“In my experience, people live in the reality that’s presented to them. It’s if you look for something else that you’re being strange.”
Those apposite words from The Book of Forks, the final graphic novel in Rob Davis’s SelfMadeHero trilogy, are spoken around the midway mark by outsider Castro Smith, one of the trio of teenage characters we’ve been following through this saga since 2014. Back then, in the first book The Motherless Oven, we were introduced to Scarper Lee, the schoolboy who had just three weeks to live until his predestined deathday arrived. Scarper inhabited a bizarre reality where parents were created by their children, the sky rained knives and entertainment was provided by the Daily Wheel. Davis cunningly made few concessions to his audience in that opener, instead throwing them headfirst into Scarper’s life and encountering the weirdness that surrounded him with a dizzying immediacy.
In the following book, The Can Opener’s Daughter, the focus shifted to second main player Vera Pike’s back story and her fractious relationship with her mother the Weatherclock (also the Prime Minister of Chance in Vera’s home of Grave Acre), and tracing events before her life converged with those of Scarper and Castro.
The Book of Forks brings the story to its absorbingly fatalistic end with a concluding chapter that follows Scarper and Vera’s search for the now missing Castro and parallels it with Castro’s time as a resident of the mysterious Power Station. Interspersed within these two narrative threads are pages from The Book of Forks, the encyclopedic tome Castro has been compiling that will perhaps finally explain the mysteries of the strange world of The Motherless Oven…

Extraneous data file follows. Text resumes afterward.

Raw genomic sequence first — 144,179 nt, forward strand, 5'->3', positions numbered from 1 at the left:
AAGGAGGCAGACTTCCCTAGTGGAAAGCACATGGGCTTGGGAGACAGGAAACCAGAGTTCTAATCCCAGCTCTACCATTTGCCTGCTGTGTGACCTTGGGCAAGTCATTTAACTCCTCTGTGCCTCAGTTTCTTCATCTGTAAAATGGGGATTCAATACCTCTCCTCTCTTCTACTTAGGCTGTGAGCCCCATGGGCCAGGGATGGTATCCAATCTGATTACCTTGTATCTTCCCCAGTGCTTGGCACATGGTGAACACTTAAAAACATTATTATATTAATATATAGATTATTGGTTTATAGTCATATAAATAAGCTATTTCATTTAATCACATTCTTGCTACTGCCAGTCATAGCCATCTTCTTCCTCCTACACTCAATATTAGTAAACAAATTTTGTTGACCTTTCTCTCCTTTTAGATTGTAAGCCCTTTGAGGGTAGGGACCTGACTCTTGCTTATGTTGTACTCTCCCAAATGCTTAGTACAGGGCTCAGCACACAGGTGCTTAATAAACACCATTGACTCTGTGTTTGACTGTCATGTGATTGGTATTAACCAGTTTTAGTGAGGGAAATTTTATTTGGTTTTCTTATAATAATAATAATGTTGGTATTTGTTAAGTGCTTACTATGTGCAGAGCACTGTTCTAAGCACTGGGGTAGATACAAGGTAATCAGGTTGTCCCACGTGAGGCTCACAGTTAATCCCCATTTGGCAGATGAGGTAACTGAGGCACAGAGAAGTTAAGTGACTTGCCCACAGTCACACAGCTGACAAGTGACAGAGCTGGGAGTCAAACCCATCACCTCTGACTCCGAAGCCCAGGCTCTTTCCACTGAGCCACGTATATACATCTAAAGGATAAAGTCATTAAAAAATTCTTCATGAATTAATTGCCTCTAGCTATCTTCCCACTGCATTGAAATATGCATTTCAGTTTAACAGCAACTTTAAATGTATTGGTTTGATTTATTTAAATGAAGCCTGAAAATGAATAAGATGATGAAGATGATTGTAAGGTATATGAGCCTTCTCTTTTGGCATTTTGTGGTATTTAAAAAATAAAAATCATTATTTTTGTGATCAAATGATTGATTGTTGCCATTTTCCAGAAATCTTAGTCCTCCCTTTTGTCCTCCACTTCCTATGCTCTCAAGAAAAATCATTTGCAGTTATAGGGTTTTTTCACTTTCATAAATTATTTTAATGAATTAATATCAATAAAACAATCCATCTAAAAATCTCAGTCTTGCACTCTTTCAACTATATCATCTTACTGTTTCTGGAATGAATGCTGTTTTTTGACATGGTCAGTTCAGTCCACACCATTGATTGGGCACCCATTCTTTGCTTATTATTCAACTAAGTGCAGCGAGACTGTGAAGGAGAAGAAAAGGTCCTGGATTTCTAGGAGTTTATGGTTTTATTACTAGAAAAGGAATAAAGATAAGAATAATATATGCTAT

If you’re unfamiliar with this series those preceding paragraphs will no doubt discombobulate and perhaps even baffle you. But trust me when I say that this is not a bad thing. Davis’s trilogy represents a genuinely unique creative vision and yet one that, for all its overt strangeness and ostentatious incongruities, is steeped in the eerily familiar too. In The Book of Forks he both subverts and embraces the traditional coming-of-age narrative, reflecting the confusion, uncertainty and insecurities of those formative teenage years in the visual trappings and routines of Scarper, Vera and Castro’s environment.
The interaction of the contradictory, as seen in the juxtaposition of urban mundanity with the brutally idiosyncratic and the disarmingly allegorical, is a central conceit of this reality. The Book of Forks is a difficult book to precis without discussing revelations that are the readers to discover for themselves in this complex finale. But what we can perhaps describe as the internal illogic of Davis’s creation is slowly disseminated in this concluding volume through the interweaving of Castro’s own conjectures. Davis’s visual style underlines this duality; normality and domesticity sitting side by side with the fantastic and the grotesque.
What had felt like the trilogy’s ultimate destination in the first two books feels oddly secondary when we reach the concluding chapter. The answers are less important than the experience of being immersed in the worldviews of our three central characters and recognising their perceptions of their environment as young adults. It’s a reminder of that period of our lives when boundless possibility was nevertheless wrapped up in the restrictive and the stifling. Their world is so disquieting and bemusing not because the oblique and the weird is the intentional focal point here but because that’s how all our individual worlds feel when we’re 15 years old.
There are echoes and fragments of our own lives here then: their rituals and complexities brought to surreal symbolic life and ironically becoming all the more familiar for their exaggerated detachment. Scarper is initially comfortable in the routines and boundaries of his life, Vera challenges and rebels against them, while Castro methodically interrogates and objectively observes them. Through them (and like them) we are drawn in from the outset into an existence we don’t fully understand but must react to and contend with on its own terms.
Motifs of the existential and the epistemological merge in The Book of Forks as the inner workings and history of Bear Park, Grave Acre and the various Death States it comprises are detailed, and the arbitrariness of the social structures that define and guide us deconstructed. But for all its extravagant outlandishness this is a very human and surprisingly relatable story, and that’s the true triumph of The Motherless Oven trilogy.
Rob Davis (W/A) • SelfMadeHero, £12.99/$19.99
Review by Andy Oliver